Published in: Conservation Biology Date published: April 2015 Authors: John G. Ewen1, Leila Walker1,2, Stefano Canessa3 and Jim J Groombridge4 Institute of Zoology, Zoological Society of London, Regents Park, NW1 4RY, London, United Kingdom Department of Zoology, University of Cambridge, Downing Street, Cambridge CB2 3EJ, United Kingdom ARC Centre of Excellence for Environmental Decisions, School […]
Dr Rose Thorogood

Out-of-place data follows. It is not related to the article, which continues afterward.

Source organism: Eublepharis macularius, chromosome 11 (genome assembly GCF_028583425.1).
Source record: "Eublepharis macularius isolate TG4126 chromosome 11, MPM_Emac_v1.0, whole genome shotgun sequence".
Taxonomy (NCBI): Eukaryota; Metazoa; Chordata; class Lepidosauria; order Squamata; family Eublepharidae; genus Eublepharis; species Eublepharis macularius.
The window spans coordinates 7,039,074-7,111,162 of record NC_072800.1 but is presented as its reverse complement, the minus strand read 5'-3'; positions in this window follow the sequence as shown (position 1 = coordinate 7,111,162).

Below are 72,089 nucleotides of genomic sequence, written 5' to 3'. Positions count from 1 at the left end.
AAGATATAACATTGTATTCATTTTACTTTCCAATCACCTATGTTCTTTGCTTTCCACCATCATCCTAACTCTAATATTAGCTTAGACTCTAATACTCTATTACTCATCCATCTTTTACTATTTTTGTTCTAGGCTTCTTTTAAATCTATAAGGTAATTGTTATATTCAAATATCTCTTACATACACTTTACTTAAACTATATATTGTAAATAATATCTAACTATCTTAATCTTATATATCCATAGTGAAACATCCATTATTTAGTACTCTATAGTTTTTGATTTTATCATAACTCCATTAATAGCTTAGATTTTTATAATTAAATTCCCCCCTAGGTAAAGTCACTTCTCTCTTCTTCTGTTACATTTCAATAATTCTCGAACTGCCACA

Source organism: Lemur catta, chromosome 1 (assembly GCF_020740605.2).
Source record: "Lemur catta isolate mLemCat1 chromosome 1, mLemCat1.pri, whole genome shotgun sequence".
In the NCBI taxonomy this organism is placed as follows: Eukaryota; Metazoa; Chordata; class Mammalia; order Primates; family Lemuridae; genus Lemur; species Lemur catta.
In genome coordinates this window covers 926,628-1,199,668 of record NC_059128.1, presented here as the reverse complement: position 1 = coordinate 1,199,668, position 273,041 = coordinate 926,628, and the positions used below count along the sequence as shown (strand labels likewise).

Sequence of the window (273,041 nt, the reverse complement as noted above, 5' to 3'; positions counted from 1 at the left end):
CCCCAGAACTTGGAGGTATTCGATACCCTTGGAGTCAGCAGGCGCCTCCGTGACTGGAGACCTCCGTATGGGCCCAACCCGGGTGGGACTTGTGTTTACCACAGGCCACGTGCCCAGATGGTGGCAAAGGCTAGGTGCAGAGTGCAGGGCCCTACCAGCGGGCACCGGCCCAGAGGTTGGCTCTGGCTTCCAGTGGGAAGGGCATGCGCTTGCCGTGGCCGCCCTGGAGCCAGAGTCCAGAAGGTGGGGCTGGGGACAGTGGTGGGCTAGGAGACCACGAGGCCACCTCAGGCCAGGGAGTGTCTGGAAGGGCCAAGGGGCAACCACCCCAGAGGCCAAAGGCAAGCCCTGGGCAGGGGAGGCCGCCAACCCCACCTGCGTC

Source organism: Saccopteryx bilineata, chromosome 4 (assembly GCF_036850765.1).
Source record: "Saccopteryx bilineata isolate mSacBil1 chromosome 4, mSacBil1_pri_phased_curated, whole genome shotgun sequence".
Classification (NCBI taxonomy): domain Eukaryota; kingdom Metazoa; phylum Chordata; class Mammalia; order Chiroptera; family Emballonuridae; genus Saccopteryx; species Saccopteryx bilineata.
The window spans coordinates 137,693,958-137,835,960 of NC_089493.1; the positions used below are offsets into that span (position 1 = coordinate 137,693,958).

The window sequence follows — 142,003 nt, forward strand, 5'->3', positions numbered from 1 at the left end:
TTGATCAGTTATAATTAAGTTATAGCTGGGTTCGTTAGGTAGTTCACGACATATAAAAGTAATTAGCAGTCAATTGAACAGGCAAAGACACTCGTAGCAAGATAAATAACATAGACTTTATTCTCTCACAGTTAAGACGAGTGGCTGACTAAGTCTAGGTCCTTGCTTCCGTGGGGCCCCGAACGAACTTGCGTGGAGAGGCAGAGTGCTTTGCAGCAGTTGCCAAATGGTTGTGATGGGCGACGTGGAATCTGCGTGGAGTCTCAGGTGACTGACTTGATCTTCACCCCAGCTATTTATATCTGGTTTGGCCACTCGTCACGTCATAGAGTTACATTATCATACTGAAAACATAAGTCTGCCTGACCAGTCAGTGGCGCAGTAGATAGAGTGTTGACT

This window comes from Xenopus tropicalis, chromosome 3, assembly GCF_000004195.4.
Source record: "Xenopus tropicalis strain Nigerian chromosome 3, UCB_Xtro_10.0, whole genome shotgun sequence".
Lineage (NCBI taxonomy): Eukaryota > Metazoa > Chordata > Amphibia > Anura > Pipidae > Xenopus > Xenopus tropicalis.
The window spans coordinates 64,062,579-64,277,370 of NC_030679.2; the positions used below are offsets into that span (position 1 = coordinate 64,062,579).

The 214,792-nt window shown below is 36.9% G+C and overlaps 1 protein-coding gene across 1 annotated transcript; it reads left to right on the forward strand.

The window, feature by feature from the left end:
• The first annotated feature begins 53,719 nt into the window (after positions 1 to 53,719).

My attempts to understand hihi behaviour began with a Master's project in 2003 & 2004, and I have been fascinated by hihi ever since (PhD on hihi 2006-2010). I am interested in how evolution has shaped hihi behaviour, and how this affects their survival now and into the future. I am currently a research fellow at the University of Cambridge, U.K. where I am funded by the Natural Environment Research Council U.K. to explore how hihi acquire information about their environment, and how we might use this knowledge to help improve our conservation efforts. I have almost 10 years experience with hihi in the field, predominantly on Tiritiri Matangi Island, as well as experience working with birds in the UK.